Tuesday, March 11, 2008
Looking back at one mediocre assignment
I looked into AKO to review a document and decided to see where I was 5 years ago. I do this once in a while because I am still amazed at the rapid course of events that have occurred since my departure from the Army Reserves.
I opened and read an evaluation report from 5 years ago – 1993 when I was assigned as a new Battalion commander in the 98th Division. As it turns out it was the only bad report I ever received in my career. I got this OER from a Col Mike Smith (no relation) now BG Mike Smith after my Battalion was noted as the Best QM training Battalion in the Army. For those of you that are unfamiliar with the Army system – one bad report effectively kill your chances for advancement, even in the Army Reserve.
Oddly enough my successive Battalion Command reports were very good from the same Colonel Smith, but they changed nothing. I illustrate this phenomenon because every Officer reached their high water mark in their careers just as I did 5 years ago. It may be objection to policies, procedures, or misguided priorities or other failing that marks the jump the shark moment for any officer. The strange thing that occurs just after that realization is the new empowerment to speak your mind and become much more forceful in shaping organizational success…after all you no longer has anything to fear.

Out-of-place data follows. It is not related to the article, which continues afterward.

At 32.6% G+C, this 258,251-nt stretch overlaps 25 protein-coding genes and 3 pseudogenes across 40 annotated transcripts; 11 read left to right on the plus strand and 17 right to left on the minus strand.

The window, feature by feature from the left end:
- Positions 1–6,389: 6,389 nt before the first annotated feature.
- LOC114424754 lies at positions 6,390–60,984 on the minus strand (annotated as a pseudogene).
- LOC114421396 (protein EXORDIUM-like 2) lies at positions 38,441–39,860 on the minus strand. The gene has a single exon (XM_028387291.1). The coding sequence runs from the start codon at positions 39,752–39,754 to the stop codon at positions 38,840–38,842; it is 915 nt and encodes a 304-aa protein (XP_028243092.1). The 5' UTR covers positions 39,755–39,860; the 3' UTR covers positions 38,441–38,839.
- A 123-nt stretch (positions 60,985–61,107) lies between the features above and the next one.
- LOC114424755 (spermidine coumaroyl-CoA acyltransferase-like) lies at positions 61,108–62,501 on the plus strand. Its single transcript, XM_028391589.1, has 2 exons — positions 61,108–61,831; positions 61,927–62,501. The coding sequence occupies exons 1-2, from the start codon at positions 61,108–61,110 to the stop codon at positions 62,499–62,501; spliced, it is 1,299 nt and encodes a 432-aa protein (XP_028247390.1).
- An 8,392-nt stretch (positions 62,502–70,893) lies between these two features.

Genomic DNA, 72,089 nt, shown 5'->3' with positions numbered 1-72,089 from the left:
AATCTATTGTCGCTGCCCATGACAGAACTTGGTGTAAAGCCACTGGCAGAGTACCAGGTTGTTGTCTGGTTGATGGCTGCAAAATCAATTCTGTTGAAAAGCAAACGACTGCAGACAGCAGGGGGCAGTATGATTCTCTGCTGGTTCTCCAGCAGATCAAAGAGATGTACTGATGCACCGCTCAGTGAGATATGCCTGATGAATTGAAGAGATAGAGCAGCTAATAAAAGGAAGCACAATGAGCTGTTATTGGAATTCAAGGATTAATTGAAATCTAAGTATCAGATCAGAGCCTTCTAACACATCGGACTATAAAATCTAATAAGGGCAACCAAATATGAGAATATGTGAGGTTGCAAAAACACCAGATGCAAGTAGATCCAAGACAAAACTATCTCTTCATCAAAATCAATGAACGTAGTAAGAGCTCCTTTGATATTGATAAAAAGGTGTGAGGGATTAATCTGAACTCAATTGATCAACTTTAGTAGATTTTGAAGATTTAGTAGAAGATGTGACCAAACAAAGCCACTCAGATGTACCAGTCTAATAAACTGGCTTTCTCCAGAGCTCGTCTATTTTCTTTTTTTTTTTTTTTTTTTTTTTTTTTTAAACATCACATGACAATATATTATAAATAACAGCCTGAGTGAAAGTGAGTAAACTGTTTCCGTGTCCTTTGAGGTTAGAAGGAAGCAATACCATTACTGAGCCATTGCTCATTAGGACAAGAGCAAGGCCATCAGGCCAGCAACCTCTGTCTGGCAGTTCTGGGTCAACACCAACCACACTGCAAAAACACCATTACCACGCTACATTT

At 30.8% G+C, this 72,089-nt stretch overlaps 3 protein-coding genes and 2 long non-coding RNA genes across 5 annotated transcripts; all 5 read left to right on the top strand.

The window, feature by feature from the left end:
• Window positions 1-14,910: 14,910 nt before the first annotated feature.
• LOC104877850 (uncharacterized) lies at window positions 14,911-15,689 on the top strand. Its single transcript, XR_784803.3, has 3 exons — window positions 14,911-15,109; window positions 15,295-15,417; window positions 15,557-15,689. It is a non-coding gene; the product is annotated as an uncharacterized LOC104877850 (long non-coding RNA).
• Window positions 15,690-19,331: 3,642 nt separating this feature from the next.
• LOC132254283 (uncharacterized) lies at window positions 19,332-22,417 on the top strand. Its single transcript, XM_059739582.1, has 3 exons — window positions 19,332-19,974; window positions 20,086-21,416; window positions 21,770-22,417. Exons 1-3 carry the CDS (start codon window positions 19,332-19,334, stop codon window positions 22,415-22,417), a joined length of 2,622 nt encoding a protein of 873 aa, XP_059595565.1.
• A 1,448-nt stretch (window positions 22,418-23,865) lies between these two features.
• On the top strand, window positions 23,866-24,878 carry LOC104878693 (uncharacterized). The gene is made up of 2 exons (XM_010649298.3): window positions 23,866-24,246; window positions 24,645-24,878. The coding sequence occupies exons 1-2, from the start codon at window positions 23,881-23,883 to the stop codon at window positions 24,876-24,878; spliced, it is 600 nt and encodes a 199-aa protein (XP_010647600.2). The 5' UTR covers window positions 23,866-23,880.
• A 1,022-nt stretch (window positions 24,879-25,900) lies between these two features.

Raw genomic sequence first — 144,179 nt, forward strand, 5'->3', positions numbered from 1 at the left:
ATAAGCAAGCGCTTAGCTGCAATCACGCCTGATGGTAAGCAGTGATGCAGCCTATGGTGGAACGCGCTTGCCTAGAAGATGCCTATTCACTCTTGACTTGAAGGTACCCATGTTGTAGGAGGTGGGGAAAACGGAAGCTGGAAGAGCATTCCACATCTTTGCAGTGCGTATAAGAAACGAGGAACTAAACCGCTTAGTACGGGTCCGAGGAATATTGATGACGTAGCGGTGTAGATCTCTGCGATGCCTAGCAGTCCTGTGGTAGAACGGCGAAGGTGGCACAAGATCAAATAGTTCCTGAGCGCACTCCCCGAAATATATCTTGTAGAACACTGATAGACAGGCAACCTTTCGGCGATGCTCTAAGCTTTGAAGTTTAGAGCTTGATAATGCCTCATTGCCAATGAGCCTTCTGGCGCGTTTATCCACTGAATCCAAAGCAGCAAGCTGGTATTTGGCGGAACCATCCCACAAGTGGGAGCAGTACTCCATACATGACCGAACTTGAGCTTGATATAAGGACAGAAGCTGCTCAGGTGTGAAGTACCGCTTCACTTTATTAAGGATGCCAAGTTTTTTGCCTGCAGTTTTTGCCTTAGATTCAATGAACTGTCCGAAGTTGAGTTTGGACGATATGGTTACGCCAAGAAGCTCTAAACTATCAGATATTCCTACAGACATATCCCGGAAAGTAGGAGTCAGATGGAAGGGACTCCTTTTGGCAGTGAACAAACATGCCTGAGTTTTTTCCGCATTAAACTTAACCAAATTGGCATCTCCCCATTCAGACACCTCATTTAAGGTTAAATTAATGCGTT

Perhaps if senior leadership facing down the Secretary of Defense in 2003 had jumped the shark and had no hope of advancement they too would have been more proactive in engaging the plan that later faltered in execution. Often the most ineffective leaders are the folks worried about their careers and shaping every decision to preserve advancement momentum. Perhaps those leaders that speak their mind and commit career suicide deserve more of the spotlight for making the tough decision that is truly selfless. And to think I come up with this stuff from just looking at my one bad OER.